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Categories of LEP | 'Appointments in LEPs' paper | Forming a single congregation LEP | Single Congregation LEP Charity Registration | Safeguarding - check list for an LEP | Constitutional Guidelines for LEPs | Expectation of Reformed Elements re URC in LEP | Sponsoring Bodies | Reviewing LEPs | Sharing Buildings | Sharing buildings on an informal basis | Local Covenants | Books and Literature about LEPs

Local Ecumenical Partnerships


What is an LEP?


LEPs come in a variety of forms, but each is a situation where more than one Christian denomination is working together under a formal agreement. These formal agreements are 'sponsored' by a County or City ecumenical body ('Intermediate Body') which has responsibility for supporting, encouraging and monitoring them.


In the list of LEPs, you will find local churches which share their congregational life, share buildings and covenant with each other within chaplaincies and other situations. To find LEPs in your locality, click here and enter your own postcode. (The list of Intermediate Bodies is here.) 


I want to start an LEP

Begin here and then go on to the next section:




Why Local Ecumenical Partnership? (PDF version here) is a basic, user-friendly, introduction to LEPs.



Together in Ministry (PDF version here) is another brief leaflet for those considering or starting ministry in Local Ecumenical Partnerships.



Much more detail is in Constitutional Guidelines (see below) but one of the first things you must do is write an Ecumenical Vision Statement to state your aim. Click the link and the agenda which pops up will help you.


I need some information!




Travelling Together is an amazingly comprehensive and informative handbook by Elizabeth Welch and Flora Winfield (PDF version here). The links enable you to download the complete book and you can buy a printed version here.



Intermediate Bodies are responsible for reviewing LEPs. Click the link for all the help and advice you need -- and more! In particular, you may find the Art of Review collection helpful.



A comprehensive overview of LEPs, explaining what they are, the different kinds, how they are formed etc can be found in the not-imaginatively-titled document Constitutional Guidelines. This is a very helpful, practical document containing most of the overall information you might ever need. It has been approved by CTE's Member Churches. All new and revised Single Congregation LEP consititutions need to be based on the new Model Governing Document which can be found at the bottom of this page.




Finance in LEPs can be a minefield! A Harmony of Church Finance (pdf or Word) attempts to chart a safe way through the maze.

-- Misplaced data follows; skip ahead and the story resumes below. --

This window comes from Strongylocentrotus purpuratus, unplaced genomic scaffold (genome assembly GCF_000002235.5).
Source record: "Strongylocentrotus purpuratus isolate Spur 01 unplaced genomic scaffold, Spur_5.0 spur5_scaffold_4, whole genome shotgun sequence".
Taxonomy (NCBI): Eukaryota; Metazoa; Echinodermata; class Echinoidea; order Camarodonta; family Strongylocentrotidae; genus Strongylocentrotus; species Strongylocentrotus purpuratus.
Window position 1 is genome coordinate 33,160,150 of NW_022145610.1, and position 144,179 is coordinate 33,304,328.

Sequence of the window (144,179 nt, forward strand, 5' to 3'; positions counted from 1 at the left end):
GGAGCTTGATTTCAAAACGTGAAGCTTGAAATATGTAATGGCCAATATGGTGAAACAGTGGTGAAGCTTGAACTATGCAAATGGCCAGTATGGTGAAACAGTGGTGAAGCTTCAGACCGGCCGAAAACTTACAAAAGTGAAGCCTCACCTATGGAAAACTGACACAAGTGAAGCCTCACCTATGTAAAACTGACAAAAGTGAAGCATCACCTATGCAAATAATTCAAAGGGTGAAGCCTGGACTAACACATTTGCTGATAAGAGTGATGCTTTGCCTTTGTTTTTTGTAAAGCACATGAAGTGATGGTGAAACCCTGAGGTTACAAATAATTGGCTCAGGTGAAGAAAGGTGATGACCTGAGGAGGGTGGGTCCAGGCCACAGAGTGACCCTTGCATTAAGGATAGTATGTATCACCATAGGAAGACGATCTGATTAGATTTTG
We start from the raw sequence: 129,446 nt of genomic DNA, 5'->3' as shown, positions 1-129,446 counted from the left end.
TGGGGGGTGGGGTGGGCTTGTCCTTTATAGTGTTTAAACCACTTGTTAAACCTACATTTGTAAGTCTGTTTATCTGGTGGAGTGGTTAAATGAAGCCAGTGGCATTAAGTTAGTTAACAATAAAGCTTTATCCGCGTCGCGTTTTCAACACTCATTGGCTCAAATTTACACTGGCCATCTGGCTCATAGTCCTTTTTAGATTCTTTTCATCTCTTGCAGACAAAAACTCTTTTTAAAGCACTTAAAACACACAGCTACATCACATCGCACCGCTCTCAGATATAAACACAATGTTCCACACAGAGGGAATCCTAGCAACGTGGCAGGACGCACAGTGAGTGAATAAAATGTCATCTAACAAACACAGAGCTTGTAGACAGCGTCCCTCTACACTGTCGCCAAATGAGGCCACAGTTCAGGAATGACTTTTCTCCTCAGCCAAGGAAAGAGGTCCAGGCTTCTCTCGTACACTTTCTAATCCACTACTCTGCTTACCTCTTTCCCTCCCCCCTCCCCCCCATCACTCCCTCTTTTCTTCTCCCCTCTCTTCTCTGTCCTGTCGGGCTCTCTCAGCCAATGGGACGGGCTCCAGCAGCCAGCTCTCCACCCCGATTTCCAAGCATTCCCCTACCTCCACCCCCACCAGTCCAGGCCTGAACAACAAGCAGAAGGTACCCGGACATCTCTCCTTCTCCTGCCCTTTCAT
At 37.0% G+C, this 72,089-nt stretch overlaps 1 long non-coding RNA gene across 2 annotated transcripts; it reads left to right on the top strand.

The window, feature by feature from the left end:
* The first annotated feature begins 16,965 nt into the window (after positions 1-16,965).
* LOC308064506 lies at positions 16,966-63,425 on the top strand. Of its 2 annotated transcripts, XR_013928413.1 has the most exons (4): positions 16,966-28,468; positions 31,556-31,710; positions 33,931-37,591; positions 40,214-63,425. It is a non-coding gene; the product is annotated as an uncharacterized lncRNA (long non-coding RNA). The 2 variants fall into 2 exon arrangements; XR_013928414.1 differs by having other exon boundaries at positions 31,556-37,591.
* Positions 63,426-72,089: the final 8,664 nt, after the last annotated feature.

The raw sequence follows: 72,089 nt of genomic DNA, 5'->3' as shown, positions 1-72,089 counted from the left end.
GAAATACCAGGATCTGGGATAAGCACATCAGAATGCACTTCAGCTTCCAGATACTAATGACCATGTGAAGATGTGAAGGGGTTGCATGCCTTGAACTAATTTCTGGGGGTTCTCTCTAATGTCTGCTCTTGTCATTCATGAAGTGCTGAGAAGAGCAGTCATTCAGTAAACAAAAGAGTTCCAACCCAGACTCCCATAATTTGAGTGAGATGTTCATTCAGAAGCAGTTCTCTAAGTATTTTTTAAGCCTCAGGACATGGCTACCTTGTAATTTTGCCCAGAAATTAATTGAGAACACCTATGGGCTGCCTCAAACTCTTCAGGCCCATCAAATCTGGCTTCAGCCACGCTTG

If your LEP has a shared building, then this page is the gateway to more documents, friendly and technical.


Finally, there is a miscellancy of documentation about LEPs in general, most of which have arisen out of questions raised by LEPs themselves.


Constitutions and Charity Registration




Whether or not an LEP plans to become a registered charity, all new and revised constitutions for Single Congregation LEPs must use the new, standard, Model Governing Document. Keep reading to find the link!



Many churches operate as unregistered charities as permitted by the Exception Order. The current Exception Order 2007 makes it clear that this includes partnerships of those churches, including LEPs. However, those with an annual income over £100,000 are now required to register. This has led to a new Model Governing Document for Single Congregation LEPs which should be used for all new or revised constitutions, whether or not they need charity registration now.



The Model Governing Document and other resources are available at the bottom of the page here. This needs to be completed and approved by the partner Churches (not just by the congregations involved). After that has been done, those LEPs which need to apply to the Charity Commission for registration can do so on-line through their website.


Paper is fine but I want a person!




In the first instance, contact the Ecumenical Officer in the Synod, Diocesan, District or Association (etc) of your own denomination. If you don't know who s/he is, your County Ecumenical Officer will be able to put  you in touch -- and will also be able to help.



You can also be in touch with the National Ecumenical Officers of the Churches and Churches Together in England's Field Officers for the North & Midlands or South of England.








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